With the Online Streaming Act having passed second reading in the House of Commons and headed for further study at the Standing Committee on Canadian Heritage, the government moved swiftly to second reading debate on Bill C-18, the Online News Act. I’ve already written several posts expressing concern about the overbreadth of the bill and its implications. The House of Commons debate is just getting underway with the opening defence of the bill delivered by Chris Bittle, the Parliamentary Secretary for Canadian Heritage, presenting a vision of minimal intervention based on fairness:
The compensation that tech giants would provide to Canadian media through Bill C-18 would represent a giant step in ensuring the viability of strong and independent journalism in Canada, which is essential to our democracy. That is what Bill C-18 would do. It is simple. Tech giants would fairly compensate Canadian journalists when they use their content. That is it: no more, no less. It is a market-based solution that involves minimal government intervention, and I think everyone in this place can agree on that.
The government is relying on two claims here: fair compensation for the use of journalist content and a market-based approach with minimal government intervention. While there might indeed be support for a bill that did that, the Bill C-18 reality is far different. The bill extends well beyond compensation for use, stretching the meaning of “use” far beyond a reasonable standard and creating a level of intervention that simply cannot be fairly described as minimalist. This post examines the notion of fair compensation for Canadian journalists when their content is used with a post on “minimal” intervention to follow.
First, it should be noted that the bill doesn’t actually use the word “use” (with the exception of a reference to use within the mandatory arbitration system). Instead, the bill triggers a system of mandatory compensation where news content is made available by Internet platforms, called digital news intermediaries (DNI) in the bill. These DNIs will surely include Google and Facebook, but could extend to Twitter, LinkedIn, Apple, and many others.
What does it mean to make news content available? The bill states at Section 2(2):
For the purposes of this Act, news content is made available if
(a) the news content, or any portion of it, is reproduced;
(b) access to the news content, or any portion of it, is facilitated by any means, including an index, aggregation or ranking of news content.
The sub-section (a) definition likely fits what most Canadians might think is covered by making available, namely when the platforms reproduce the news content. Yet even this definition may be overbroad. Reproducing an entire article is one thing, but what if the only portion reproduced is the headline? What if the only news content reproduced is a sentence or two from the article? What if artificial intelligence is used to create a two sentence summary but there is no reproduction of the actual text at all? The Bill C-18 definition says “any portion of it”, which suggests that even minimal use such as a headline might be treated as making news content available.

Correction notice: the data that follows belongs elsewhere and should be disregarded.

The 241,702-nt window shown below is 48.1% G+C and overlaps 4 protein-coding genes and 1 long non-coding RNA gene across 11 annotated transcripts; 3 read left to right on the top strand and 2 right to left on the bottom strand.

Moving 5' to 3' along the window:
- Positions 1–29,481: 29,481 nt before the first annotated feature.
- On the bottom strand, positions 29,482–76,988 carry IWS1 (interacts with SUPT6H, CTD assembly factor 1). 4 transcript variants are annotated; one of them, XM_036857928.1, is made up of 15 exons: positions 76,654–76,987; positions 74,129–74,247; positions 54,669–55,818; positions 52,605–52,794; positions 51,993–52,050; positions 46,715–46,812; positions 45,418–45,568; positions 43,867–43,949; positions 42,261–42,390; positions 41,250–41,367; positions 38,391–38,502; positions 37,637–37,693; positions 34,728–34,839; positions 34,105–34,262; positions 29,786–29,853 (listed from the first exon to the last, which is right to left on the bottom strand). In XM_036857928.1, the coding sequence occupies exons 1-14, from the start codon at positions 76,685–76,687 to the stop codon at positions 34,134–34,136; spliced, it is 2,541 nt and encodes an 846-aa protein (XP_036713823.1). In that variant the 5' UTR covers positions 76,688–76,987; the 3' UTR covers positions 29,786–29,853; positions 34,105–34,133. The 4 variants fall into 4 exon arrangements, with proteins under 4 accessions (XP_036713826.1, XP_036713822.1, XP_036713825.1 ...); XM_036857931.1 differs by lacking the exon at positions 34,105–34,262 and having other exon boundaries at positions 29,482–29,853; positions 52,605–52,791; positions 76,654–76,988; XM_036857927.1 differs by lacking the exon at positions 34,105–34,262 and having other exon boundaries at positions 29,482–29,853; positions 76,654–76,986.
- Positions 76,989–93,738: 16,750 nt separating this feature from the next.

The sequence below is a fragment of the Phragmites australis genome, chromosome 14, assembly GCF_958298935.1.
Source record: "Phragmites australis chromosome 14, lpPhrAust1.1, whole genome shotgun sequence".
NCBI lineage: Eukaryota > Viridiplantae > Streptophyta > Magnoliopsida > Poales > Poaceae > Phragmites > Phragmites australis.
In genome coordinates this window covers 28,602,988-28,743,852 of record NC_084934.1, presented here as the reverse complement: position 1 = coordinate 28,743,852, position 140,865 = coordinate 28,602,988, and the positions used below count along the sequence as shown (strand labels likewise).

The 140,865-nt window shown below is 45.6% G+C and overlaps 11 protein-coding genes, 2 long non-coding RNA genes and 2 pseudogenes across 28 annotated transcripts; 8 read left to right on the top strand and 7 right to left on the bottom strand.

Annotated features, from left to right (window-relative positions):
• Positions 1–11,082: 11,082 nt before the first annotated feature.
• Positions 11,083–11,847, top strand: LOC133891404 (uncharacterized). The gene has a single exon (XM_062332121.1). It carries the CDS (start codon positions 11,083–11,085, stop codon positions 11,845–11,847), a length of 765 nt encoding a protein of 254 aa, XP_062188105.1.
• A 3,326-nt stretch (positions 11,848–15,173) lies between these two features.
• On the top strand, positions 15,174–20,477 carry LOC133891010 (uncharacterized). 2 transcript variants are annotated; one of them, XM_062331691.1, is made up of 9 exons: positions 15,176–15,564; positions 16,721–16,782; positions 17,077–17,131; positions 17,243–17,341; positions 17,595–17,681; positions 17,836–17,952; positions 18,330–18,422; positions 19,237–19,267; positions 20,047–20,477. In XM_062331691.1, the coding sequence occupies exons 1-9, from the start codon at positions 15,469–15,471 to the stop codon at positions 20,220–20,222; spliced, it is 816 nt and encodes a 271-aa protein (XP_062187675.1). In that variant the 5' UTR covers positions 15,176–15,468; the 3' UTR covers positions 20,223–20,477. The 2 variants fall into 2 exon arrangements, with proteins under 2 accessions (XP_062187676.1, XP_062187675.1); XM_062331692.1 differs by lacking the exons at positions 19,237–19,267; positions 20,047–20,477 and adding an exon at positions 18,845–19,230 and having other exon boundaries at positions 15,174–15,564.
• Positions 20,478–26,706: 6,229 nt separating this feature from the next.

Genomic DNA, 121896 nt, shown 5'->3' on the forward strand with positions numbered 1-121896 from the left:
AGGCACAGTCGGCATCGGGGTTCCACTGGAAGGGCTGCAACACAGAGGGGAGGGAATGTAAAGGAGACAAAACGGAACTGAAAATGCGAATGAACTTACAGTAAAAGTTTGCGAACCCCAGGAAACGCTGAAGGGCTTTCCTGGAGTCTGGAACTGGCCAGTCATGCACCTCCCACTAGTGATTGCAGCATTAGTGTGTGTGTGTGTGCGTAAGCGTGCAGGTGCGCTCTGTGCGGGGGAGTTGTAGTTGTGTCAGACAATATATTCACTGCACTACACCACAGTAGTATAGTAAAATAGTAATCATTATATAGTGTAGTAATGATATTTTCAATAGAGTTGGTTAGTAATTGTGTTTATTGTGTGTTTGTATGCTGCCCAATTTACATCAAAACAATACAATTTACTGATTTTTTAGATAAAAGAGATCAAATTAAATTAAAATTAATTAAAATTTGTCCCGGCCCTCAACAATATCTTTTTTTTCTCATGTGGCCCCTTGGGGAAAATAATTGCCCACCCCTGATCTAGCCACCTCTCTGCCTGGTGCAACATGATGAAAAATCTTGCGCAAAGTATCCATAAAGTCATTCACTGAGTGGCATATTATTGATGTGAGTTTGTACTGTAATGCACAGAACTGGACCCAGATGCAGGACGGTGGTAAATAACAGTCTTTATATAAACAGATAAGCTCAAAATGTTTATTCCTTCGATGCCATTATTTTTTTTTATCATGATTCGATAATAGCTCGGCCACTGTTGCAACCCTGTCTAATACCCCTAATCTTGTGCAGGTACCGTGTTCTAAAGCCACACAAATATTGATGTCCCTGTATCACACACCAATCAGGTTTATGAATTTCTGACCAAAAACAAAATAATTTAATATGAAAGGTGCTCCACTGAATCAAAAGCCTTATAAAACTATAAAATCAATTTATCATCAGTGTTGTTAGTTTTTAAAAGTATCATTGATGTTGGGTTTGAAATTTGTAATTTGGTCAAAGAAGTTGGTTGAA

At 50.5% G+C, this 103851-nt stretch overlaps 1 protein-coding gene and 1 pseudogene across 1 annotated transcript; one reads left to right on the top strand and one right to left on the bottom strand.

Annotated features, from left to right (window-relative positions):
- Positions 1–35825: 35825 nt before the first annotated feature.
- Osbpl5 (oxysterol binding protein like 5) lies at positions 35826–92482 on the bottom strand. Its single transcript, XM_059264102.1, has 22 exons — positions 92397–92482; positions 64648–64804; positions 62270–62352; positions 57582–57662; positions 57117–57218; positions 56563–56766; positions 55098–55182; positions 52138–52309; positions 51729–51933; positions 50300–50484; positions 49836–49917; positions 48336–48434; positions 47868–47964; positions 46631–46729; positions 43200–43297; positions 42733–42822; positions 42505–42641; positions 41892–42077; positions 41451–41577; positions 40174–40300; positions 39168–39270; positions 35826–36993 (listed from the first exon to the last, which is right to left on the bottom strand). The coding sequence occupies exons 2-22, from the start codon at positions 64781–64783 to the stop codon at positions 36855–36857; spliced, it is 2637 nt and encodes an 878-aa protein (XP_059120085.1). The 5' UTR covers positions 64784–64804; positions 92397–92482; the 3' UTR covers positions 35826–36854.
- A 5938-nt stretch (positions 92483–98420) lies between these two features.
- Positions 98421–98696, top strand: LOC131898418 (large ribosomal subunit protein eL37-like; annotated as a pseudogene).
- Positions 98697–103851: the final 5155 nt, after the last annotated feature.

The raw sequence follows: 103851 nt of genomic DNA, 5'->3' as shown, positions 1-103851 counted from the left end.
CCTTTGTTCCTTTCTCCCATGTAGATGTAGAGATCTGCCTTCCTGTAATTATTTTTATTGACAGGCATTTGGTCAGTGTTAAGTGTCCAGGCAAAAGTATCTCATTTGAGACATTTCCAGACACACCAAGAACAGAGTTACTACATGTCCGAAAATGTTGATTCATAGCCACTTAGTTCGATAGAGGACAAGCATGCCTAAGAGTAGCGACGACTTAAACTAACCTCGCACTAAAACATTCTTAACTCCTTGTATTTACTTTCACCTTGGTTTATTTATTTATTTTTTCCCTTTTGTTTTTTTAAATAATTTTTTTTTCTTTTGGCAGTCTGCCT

But is it reasonable to legislate that posting a news headline constitutes making that news content available? Can Canada even do that and still remain compliant with international copyright laws under the Berne Convention which require countries to feature an exception for quotation? Indeed, international copyright law recognizes the critical importance of enabling quotation free from limitations as an essential element of expression, yet Bill C-18 adopts an approach that may violate that principle by requiring compensation for quotation.
Sub-section (b) moves far beyond reproduction into a realm that bears little resemblance to use or a reasonable definition of “making available”. It covers facilitating access to news by any means. In what way is facilitating access to news the same as making it available (much less using it)? A facilitating access to news standard is virtually limitless: newsstands, news screens in elevators or taxis, television manufacturers, or newspaper box makers can all be said to be facilitating access to news. The bill limits its scope to DNIs, but the policy principle that this bill is simply compensating for the use of content is twisted beyond all recognition.
In fact, it is clear that this extreme approach is precisely what the government intends. By citing examples such an indexing, aggregation or ranking of news content it is saying that virtually anything that a platform does – linking to news articles or merely to news organizations, indexing content at the request of the news organization (even if the actual content is not openly available as is the case with paywalled sites), or creating a list of news articles on a given topic are all “facilitating access to news content” which requires compensation.
Would Canadians agree that this link to the front page of the Globe and Mail is making the Globe’s available? If this link appears on Google or Facebook, the government says that it is. If someone searches for newspapers in Montreal to learn more about developments in the city, is the list of newspapers in that city making the content available? Once again, the government says that it is.
The initial debate on Bill C-18 featured several interventions about the problems of misinformation. In light of the actual provisions in the bill, claims that it simply requires compensation for use might ironically be fairly characterized as misinformation. Unfortunately, the problematic claims associated with the bill don’t stop there as tomorrow’s post on market intervention will illustrate.